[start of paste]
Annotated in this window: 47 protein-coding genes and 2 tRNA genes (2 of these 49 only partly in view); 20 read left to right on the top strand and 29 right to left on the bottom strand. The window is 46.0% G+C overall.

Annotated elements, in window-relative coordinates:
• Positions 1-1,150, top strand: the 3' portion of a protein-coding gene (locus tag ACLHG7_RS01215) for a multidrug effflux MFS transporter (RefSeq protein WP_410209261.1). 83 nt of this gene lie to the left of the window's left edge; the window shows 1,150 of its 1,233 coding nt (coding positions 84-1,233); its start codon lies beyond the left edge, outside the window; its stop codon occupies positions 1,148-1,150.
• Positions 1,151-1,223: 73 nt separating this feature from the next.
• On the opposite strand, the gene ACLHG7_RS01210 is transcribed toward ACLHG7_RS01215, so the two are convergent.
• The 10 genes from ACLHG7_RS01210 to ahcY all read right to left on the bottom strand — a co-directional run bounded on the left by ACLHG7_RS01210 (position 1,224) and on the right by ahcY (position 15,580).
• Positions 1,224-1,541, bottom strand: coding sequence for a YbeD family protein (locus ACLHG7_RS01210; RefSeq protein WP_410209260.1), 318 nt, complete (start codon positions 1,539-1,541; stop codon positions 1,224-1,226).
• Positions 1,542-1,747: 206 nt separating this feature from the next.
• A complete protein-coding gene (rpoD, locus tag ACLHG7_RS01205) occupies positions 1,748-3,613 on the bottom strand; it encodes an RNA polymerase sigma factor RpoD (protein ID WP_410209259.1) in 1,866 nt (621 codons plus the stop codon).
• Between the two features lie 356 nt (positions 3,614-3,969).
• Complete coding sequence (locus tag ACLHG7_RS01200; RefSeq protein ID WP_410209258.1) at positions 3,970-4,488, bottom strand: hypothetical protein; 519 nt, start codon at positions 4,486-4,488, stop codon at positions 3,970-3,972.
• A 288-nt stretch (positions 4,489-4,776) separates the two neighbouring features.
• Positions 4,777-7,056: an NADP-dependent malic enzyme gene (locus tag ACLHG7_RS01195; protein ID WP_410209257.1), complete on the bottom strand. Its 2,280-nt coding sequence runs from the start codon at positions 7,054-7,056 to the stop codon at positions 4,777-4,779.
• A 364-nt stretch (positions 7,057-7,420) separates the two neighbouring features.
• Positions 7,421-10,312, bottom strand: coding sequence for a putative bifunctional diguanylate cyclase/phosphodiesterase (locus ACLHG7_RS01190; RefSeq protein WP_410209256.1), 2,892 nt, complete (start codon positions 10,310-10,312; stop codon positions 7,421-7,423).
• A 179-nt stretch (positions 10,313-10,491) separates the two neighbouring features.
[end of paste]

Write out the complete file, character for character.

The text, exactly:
Annotated in this window: 47 protein-coding genes and 2 tRNA genes (2 of these 49 only partly in view); 20 read left to right on the top strand and 29 right to left on the bottom strand. The window is 46.0% G+C overall.

Annotated elements, in window-relative coordinates:
• Positions 1-1,150, top strand: the 3' portion of a protein-coding gene (locus tag ACLHG7_RS01215) for a multidrug effflux MFS transporter (RefSeq protein WP_410209261.1). 83 nt of this gene lie to the left of the window's left edge; the window shows 1,150 of its 1,233 coding nt (coding positions 84-1,233); its start codon lies beyond the left edge, outside the window; its stop codon occupies positions 1,148-1,150.
• Positions 1,151-1,223: 73 nt separating this feature from the next.
• On the opposite strand, the gene ACLHG7_RS01210 is transcribed toward ACLHG7_RS01215, so the two are convergent.
• The 10 genes from ACLHG7_RS01210 to ahcY all read right to left on the bottom strand — a co-directional run bounded on the left by ACLHG7_RS01210 (position 1,224) and on the right by ahcY (position 15,580).
• Positions 1,224-1,541, bottom strand: coding sequence for a YbeD family protein (locus ACLHG7_RS01210; RefSeq protein WP_410209260.1), 318 nt, complete (start codon positions 1,539-1,541; stop codon positions 1,224-1,226).
• Positions 1,542-1,747: 206 nt separating this feature from the next.
• A complete protein-coding gene (rpoD, locus tag ACLHG7_RS01205) occupies positions 1,748-3,613 on the bottom strand; it encodes an RNA polymerase sigma factor RpoD (protein ID WP_410209259.1) in 1,866 nt (621 codons plus the stop codon).
• Between the two features lie 356 nt (positions 3,614-3,969).
• Complete coding sequence (locus tag ACLHG7_RS01200; RefSeq protein ID WP_410209258.1) at positions 3,970-4,488, bottom strand: hypothetical protein; 519 nt, start codon at positions 4,486-4,488, stop codon at positions 3,970-3,972.
• A 288-nt stretch (positions 4,489-4,776) separates the two neighbouring features.
• Positions 4,777-7,056: an NADP-dependent malic enzyme gene (locus tag ACLHG7_RS01195; protein ID WP_410209257.1), complete on the bottom strand. Its 2,280-nt coding sequence runs from the start codon at positions 7,054-7,056 to the stop codon at positions 4,777-4,779.
• A 364-nt stretch (positions 7,057-7,420) separates the two neighbouring features.
• Positions 7,421-10,312, bottom strand: coding sequence for a putative bifunctional diguanylate cyclase/phosphodiesterase (locus ACLHG7_RS01190; RefSeq protein WP_410209256.1), 2,892 nt, complete (start codon positions 10,310-10,312; stop codon positions 7,421-7,423).
• A 179-nt stretch (positions 10,313-10,491) separates the two neighbouring features.